|Chapter VII – Offences and Penalties||68 to 77A|
|Part III – Insolvency Resolution and Bankruptcy for Individuals and partnership firms|
|Chapter I – Preliminary||78 to 79|
|Chapter II – Fast Track Process||80 to 93|
|Chapter III – Insolvency Resolution Process||94 to 120|
|Chapter IV – Bankruptcy Order for Individuals||121 to 148|
|Chapter V – Administration and distribution of assets of bankrupt||149 to 178|
|Chapter VI – Adjudicating Authority for individuals and partnership firms||179 to 183|
|Chapter VII – Offences and Penalties||184 to 187|
|Part IV – Regulation of Insolvency Professionals, Agencies and Information Utilities|
|Chapter I – Insolvency and Bankruptcy Board of India||188 to 195|
|Chapter II – Powers and Functions of Board||196 to 198|
|Chapter III – Insolvency Professional Agencies||199 to 205|
|Chapter IV – Insolvency Professionals||206 to 208|
|Chapter V – Information Utilities||209 to 216|
|Chapter VI – Inspection and Investigation||217 to 220|
|Chapter VII- Finance, Accounts and Audit||221 to 223|
|Part V – Miscellaneous|
|No separate chapter in Part V||224 to 255 and Schedules 1 to 12|
1.5 Insolvency Code applies to personal guarantors of corporates
Provisions relating to Insolvency Resolution and Bankruptcy for individuals and partnership firms, except those relating to ‘fresh start-up process’ have been made effective from 1-12-2019. These sections are made only partially effective i.e.they apply only for personal guarantors of corporate debtors and not for other individuals and partnership firms.
Insolvency and Bankruptcy (Application to Adjudicating Authority for Insolvency Resolution Process for Personal Guarantors to Corporate Debtors) Rules, 2019 and Insolvency and Bankruptcy (Application to Adjudicating Authority for Bankruptcy Process for Personal Guarantors to Corporate Debtors) Rules, 2019 have been made effective from 1-12-2019.
NCLT will be ‘adjudicating authority’ for this purpose. NCLAT will be appellate authority.
2. Overall scheme of the Insolvency and Bankruptcy Code
An Insolvency and Bankruptcy Board of India (IBBI) has been established. This Board (IBBI) oversees the work of insolvency and bankruptcy of corporate persons, firms and individuals.
Actual work relating to insolvency and bankruptcy will be handled mostly by ‘Insolvency Professionals’ (IP). They will be members of ‘Insolvency Professional Agency’ (IPA) which will ensure that the members have sufficient knowledge and expertise in these matters. IPA will also regulate the profession of IP.
The basic idea of Insolvency Code is that when an enterprise (individual, firm or corporation person) defaults in payment of its dues, the control shifts to Committee of Creditors (CoC) of financial creditors. Actual work is handled by IP. There are specified time limits to evaluate proposals for resuscitating (rehabilitating) the enterprise or taking it to liquidation. IP has control over the debtor under supervision of CoC.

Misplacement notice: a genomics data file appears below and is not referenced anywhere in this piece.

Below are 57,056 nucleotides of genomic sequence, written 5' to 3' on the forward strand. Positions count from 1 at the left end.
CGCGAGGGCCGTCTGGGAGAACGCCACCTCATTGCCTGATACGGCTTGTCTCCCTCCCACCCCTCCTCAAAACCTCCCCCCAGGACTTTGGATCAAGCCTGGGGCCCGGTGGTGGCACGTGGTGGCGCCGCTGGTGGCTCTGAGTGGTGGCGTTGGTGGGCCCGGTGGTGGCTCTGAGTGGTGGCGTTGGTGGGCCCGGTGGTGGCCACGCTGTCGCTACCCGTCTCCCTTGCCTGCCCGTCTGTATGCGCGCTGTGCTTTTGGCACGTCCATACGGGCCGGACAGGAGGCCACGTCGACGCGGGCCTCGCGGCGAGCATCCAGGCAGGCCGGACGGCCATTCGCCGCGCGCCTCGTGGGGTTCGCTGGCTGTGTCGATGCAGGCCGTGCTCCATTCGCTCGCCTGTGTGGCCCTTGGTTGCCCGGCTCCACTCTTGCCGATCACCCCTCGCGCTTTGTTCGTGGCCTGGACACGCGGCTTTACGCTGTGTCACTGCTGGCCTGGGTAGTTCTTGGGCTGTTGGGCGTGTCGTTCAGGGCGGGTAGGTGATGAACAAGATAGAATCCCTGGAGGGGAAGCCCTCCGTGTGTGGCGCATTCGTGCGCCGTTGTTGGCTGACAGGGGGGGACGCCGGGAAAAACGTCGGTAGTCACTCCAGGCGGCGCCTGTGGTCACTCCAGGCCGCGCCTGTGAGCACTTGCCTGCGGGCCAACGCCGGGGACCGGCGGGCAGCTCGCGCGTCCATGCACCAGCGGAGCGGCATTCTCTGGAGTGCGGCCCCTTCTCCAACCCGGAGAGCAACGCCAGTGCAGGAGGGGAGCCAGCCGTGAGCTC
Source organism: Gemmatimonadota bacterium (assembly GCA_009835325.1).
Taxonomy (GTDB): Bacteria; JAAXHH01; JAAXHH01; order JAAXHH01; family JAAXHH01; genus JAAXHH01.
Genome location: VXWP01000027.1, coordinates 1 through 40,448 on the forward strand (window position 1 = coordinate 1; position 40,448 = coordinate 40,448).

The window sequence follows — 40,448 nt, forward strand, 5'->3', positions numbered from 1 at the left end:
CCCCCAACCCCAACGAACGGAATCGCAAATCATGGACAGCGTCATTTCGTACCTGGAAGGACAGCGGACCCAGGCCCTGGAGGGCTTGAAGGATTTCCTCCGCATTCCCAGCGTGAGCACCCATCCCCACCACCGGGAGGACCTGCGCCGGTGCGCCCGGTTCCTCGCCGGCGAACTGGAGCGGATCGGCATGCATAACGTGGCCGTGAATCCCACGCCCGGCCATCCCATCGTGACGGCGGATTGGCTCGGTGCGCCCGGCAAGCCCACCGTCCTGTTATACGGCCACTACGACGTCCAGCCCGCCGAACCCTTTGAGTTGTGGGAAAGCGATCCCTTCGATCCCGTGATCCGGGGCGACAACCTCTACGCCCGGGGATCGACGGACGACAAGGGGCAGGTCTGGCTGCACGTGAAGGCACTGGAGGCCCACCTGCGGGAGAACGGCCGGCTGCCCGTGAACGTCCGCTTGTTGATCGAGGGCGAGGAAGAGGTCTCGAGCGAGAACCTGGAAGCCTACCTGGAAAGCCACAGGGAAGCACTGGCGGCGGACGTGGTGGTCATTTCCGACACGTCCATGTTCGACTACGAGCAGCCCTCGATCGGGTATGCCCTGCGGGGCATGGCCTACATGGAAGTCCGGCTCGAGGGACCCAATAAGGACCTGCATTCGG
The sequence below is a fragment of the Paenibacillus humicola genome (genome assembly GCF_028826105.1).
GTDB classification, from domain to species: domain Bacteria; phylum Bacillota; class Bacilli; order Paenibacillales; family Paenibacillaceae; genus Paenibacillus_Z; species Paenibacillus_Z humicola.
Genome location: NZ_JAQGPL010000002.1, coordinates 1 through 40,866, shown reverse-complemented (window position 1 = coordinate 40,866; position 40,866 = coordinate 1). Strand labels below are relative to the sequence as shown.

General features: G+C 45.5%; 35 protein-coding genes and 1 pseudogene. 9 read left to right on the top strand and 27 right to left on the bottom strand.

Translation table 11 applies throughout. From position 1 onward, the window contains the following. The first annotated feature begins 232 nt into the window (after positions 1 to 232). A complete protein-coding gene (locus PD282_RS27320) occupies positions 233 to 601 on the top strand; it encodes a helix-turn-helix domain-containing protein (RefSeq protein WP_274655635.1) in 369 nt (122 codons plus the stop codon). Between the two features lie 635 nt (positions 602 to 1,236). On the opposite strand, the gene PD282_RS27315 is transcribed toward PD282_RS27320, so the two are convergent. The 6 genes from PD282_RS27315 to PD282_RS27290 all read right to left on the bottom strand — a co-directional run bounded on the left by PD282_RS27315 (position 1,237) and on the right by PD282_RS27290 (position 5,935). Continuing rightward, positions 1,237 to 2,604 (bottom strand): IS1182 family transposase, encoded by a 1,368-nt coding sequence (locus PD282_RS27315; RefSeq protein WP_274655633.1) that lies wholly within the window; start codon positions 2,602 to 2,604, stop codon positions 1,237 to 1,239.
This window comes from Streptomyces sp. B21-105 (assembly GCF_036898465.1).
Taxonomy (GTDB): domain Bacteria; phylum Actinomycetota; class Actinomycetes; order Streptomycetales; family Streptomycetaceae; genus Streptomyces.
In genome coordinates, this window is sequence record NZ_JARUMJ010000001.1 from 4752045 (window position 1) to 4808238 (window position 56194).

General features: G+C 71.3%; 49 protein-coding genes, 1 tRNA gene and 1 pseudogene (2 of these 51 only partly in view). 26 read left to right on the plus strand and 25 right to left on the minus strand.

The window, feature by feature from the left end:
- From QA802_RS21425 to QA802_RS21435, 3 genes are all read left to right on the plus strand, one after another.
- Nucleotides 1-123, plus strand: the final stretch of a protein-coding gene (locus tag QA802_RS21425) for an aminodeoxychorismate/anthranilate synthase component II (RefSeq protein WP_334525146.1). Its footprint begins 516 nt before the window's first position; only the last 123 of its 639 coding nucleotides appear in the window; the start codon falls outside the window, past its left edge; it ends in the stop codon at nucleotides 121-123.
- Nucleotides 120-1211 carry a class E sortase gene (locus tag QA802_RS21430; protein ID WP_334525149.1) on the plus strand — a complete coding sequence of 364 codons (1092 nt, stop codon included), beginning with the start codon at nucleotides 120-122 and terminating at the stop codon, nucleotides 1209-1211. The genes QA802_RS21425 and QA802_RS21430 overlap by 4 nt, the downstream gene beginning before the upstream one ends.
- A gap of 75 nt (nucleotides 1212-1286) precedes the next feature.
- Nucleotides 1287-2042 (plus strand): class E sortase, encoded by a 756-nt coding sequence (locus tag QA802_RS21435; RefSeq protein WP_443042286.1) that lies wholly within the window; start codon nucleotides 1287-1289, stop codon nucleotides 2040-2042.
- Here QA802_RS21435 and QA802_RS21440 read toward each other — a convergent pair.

Decisions are required to be taken in a time bound manner so that there are greater chances that the enterprise is saved as a going concern and productive resources of economy can be put to best use.
Insolvency of corporate persons– Part II of Insolvency Code, 2016 [Sections 4 to 59] deals with insolvency resolution and liquidation for corporate persons.
The actual work will be mostly handled by ‘resolution professional’ (who will be registered ‘insolvency professional’) under supervision of Adjudicating Authority (NCLT).
At first instance, corporate insolvency process will be initiated. This will be initiated by (a) secured creditor/s (b) operational creditor/s or (c) corporate person itself.
Insolvency professional will form a Committee of Creditors (CoC) of financial creditors and with their concurrence, efforts will be made to evolve and finalise plan to revive the corporate person.
Plan for rehabilitation of corporate debtor will be prepared by Resolution Applicant (RA) and will be submitted to Insolvency Professional for approval by Committee of Creditors (CoC).
This process will last for 180 days, extendable by further maximum 90 days. During this period, efforts will be made to evolve a ‘resolution plan’ to rehabilitate the ailing corporate.
A Fast Track Corporate Insolvency Resolution will be available to small corporate persons.
If the efforts fail, the corporate person will be liquidated in time bound manner.
NCLT will be Adjudicating Authority and NCLAT will be appellate authority for corporate persons.
DRT will be Adjudicating Authority for non-corporate persons (individuals, firms and HUF). DRT will be Appellate Authority.